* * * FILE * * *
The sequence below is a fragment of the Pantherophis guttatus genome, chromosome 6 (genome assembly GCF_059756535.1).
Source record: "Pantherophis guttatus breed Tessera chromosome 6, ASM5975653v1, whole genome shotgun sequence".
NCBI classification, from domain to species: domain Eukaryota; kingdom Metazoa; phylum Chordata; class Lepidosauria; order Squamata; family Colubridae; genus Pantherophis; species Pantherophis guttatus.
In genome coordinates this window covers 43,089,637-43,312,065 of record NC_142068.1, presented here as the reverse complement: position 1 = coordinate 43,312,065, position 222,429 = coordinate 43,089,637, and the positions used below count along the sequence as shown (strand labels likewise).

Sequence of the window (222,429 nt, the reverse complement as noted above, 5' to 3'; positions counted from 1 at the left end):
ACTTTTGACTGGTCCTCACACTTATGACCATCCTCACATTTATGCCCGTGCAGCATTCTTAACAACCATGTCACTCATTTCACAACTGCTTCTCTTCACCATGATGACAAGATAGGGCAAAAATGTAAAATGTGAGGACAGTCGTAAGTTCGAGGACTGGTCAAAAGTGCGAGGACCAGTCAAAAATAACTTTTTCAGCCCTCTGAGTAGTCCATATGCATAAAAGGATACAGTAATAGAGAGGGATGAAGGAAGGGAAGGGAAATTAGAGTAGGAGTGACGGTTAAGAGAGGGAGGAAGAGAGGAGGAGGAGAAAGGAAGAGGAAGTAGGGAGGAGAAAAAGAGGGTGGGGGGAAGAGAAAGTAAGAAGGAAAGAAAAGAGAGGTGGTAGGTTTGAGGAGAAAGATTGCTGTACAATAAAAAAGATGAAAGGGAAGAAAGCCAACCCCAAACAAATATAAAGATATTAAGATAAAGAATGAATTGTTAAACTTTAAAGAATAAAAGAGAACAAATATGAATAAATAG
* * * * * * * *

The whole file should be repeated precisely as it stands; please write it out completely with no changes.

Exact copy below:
The sequence below is a fragment of the Pantherophis guttatus genome, chromosome 6 (genome assembly GCF_059756535.1).
Source record: "Pantherophis guttatus breed Tessera chromosome 6, ASM5975653v1, whole genome shotgun sequence".
NCBI classification, from domain to species: domain Eukaryota; kingdom Metazoa; phylum Chordata; class Lepidosauria; order Squamata; family Colubridae; genus Pantherophis; species Pantherophis guttatus.
In genome coordinates this window covers 43,089,637-43,312,065 of record NC_142068.1, presented here as the reverse complement: position 1 = coordinate 43,312,065, position 222,429 = coordinate 43,089,637, and the positions used below count along the sequence as shown (strand labels likewise).

Sequence of the window (222,429 nt, the reverse complement as noted above, 5' to 3'; positions counted from 1 at the left end):
ACTTTTGACTGGTCCTCACACTTATGACCATCCTCACATTTATGCCCGTGCAGCATTCTTAACAACCATGTCACTCATTTCACAACTGCTTCTCTTCACCATGATGACAAGATAGGGCAAAAATGTAAAATGTGAGGACAGTCGTAAGTTCGAGGACTGGTCAAAAGTGCGAGGACCAGTCAAAAATAACTTTTTCAGCCCTCTGAGTAGTCCATATGCATAAAAGGATACAGTAATAGAGAGGGATGAAGGAAGGGAAGGGAAATTAGAGTAGGAGTGACGGTTAAGAGAGGGAGGAAGAGAGGAGGAGGAGAAAGGAAGAGGAAGTAGGGAGGAGAAAAAGAGGGTGGGGGGAAGAGAAAGTAAGAAGGAAAGAAAAGAGAGGTGGTAGGTTTGAGGAGAAAGATTGCTGTACAATAAAAAAGATGAAAGGGAAGAAAGCCAACCCCAAACAAATATAAAGATATTAAGATAAAGAATGAATTGTTAAACTTTAAAGAATAAAAGAGAACAAATATGAATAAATAG